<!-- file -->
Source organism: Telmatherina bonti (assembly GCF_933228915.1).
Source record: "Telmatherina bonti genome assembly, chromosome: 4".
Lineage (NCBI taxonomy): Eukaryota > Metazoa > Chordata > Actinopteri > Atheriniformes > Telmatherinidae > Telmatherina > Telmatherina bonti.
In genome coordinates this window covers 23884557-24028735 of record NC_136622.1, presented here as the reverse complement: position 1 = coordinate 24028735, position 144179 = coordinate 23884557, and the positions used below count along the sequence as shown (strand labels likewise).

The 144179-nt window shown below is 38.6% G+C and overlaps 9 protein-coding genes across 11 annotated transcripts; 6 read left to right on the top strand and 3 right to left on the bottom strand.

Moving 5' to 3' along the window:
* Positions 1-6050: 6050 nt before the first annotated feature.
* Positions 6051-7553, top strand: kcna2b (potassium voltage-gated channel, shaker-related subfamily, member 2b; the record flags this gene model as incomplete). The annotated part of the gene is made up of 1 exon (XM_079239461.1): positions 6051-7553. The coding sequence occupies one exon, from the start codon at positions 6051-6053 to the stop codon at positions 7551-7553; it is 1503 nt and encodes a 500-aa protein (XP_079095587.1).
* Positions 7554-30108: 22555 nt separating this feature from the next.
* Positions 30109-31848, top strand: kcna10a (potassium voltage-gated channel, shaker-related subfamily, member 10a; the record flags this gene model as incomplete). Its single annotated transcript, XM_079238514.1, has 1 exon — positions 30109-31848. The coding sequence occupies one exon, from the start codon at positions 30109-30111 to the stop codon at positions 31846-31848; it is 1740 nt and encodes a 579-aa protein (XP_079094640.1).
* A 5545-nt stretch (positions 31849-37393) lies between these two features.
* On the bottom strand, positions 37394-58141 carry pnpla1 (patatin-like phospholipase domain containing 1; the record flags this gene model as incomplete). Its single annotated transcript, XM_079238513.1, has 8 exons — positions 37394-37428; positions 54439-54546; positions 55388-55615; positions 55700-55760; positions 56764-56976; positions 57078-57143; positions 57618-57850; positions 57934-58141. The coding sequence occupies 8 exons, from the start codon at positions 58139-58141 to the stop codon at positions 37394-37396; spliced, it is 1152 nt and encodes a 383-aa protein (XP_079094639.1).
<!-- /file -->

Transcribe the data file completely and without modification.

Source organism: Telmatherina bonti (assembly GCF_933228915.1).
Source record: "Telmatherina bonti genome assembly, chromosome: 4".
Lineage (NCBI taxonomy): Eukaryota > Metazoa > Chordata > Actinopteri > Atheriniformes > Telmatherinidae > Telmatherina > Telmatherina bonti.
In genome coordinates this window covers 23884557-24028735 of record NC_136622.1, presented here as the reverse complement: position 1 = coordinate 24028735, position 144179 = coordinate 23884557, and the positions used below count along the sequence as shown (strand labels likewise).

The 144179-nt window shown below is 38.6% G+C and overlaps 9 protein-coding genes across 11 annotated transcripts; 6 read left to right on the top strand and 3 right to left on the bottom strand.

Moving 5' to 3' along the window:
* Positions 1-6050: 6050 nt before the first annotated feature.
* Positions 6051-7553, top strand: kcna2b (potassium voltage-gated channel, shaker-related subfamily, member 2b; the record flags this gene model as incomplete). The annotated part of the gene is made up of 1 exon (XM_079239461.1): positions 6051-7553. The coding sequence occupies one exon, from the start codon at positions 6051-6053 to the stop codon at positions 7551-7553; it is 1503 nt and encodes a 500-aa protein (XP_079095587.1).
* Positions 7554-30108: 22555 nt separating this feature from the next.
* Positions 30109-31848, top strand: kcna10a (potassium voltage-gated channel, shaker-related subfamily, member 10a; the record flags this gene model as incomplete). Its single annotated transcript, XM_079238514.1, has 1 exon — positions 30109-31848. The coding sequence occupies one exon, from the start codon at positions 30109-30111 to the stop codon at positions 31846-31848; it is 1740 nt and encodes a 579-aa protein (XP_079094640.1).
* A 5545-nt stretch (positions 31849-37393) lies between these two features.
* On the bottom strand, positions 37394-58141 carry pnpla1 (patatin-like phospholipase domain containing 1; the record flags this gene model as incomplete). Its single annotated transcript, XM_079238513.1, has 8 exons — positions 37394-37428; positions 54439-54546; positions 55388-55615; positions 55700-55760; positions 56764-56976; positions 57078-57143; positions 57618-57850; positions 57934-58141. The coding sequence occupies 8 exons, from the start codon at positions 58139-58141 to the stop codon at positions 37394-37396; spliced, it is 1152 nt and encodes a 383-aa protein (XP_079094639.1).